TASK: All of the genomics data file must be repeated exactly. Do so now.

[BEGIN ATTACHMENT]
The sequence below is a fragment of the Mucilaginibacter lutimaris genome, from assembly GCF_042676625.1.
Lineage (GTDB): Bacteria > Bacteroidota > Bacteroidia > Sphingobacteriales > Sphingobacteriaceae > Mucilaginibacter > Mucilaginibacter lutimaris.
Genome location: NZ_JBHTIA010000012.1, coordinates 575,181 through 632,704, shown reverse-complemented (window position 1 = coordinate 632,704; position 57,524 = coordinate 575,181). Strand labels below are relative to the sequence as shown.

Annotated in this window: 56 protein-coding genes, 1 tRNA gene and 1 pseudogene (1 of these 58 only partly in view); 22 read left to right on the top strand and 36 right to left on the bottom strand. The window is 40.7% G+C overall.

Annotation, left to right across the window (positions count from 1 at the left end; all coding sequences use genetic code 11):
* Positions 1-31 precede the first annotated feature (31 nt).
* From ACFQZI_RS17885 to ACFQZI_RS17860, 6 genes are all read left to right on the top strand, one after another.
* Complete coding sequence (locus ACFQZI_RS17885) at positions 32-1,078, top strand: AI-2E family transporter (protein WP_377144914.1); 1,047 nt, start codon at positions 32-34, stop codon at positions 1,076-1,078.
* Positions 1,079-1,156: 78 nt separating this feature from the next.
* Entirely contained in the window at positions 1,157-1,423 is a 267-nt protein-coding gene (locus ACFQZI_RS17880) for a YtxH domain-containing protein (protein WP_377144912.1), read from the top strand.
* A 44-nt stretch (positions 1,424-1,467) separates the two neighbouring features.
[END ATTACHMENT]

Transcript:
The sequence below is a fragment of the Mucilaginibacter lutimaris genome, from assembly GCF_042676625.1.
Lineage (GTDB): Bacteria > Bacteroidota > Bacteroidia > Sphingobacteriales > Sphingobacteriaceae > Mucilaginibacter > Mucilaginibacter lutimaris.
Genome location: NZ_JBHTIA010000012.1, coordinates 575,181 through 632,704, shown reverse-complemented (window position 1 = coordinate 632,704; position 57,524 = coordinate 575,181). Strand labels below are relative to the sequence as shown.

Annotated in this window: 56 protein-coding genes, 1 tRNA gene and 1 pseudogene (1 of these 58 only partly in view); 22 read left to right on the top strand and 36 right to left on the bottom strand. The window is 40.7% G+C overall.

Annotation, left to right across the window (positions count from 1 at the left end; all coding sequences use genetic code 11):
* Positions 1-31 precede the first annotated feature (31 nt).
* From ACFQZI_RS17885 to ACFQZI_RS17860, 6 genes are all read left to right on the top strand, one after another.
* Complete coding sequence (locus ACFQZI_RS17885) at positions 32-1,078, top strand: AI-2E family transporter (protein WP_377144914.1); 1,047 nt, start codon at positions 32-34, stop codon at positions 1,076-1,078.
* Positions 1,079-1,156: 78 nt separating this feature from the next.
* Entirely contained in the window at positions 1,157-1,423 is a 267-nt protein-coding gene (locus ACFQZI_RS17880) for a YtxH domain-containing protein (protein WP_377144912.1), read from the top strand.
* A 44-nt stretch (positions 1,424-1,467) separates the two neighbouring features.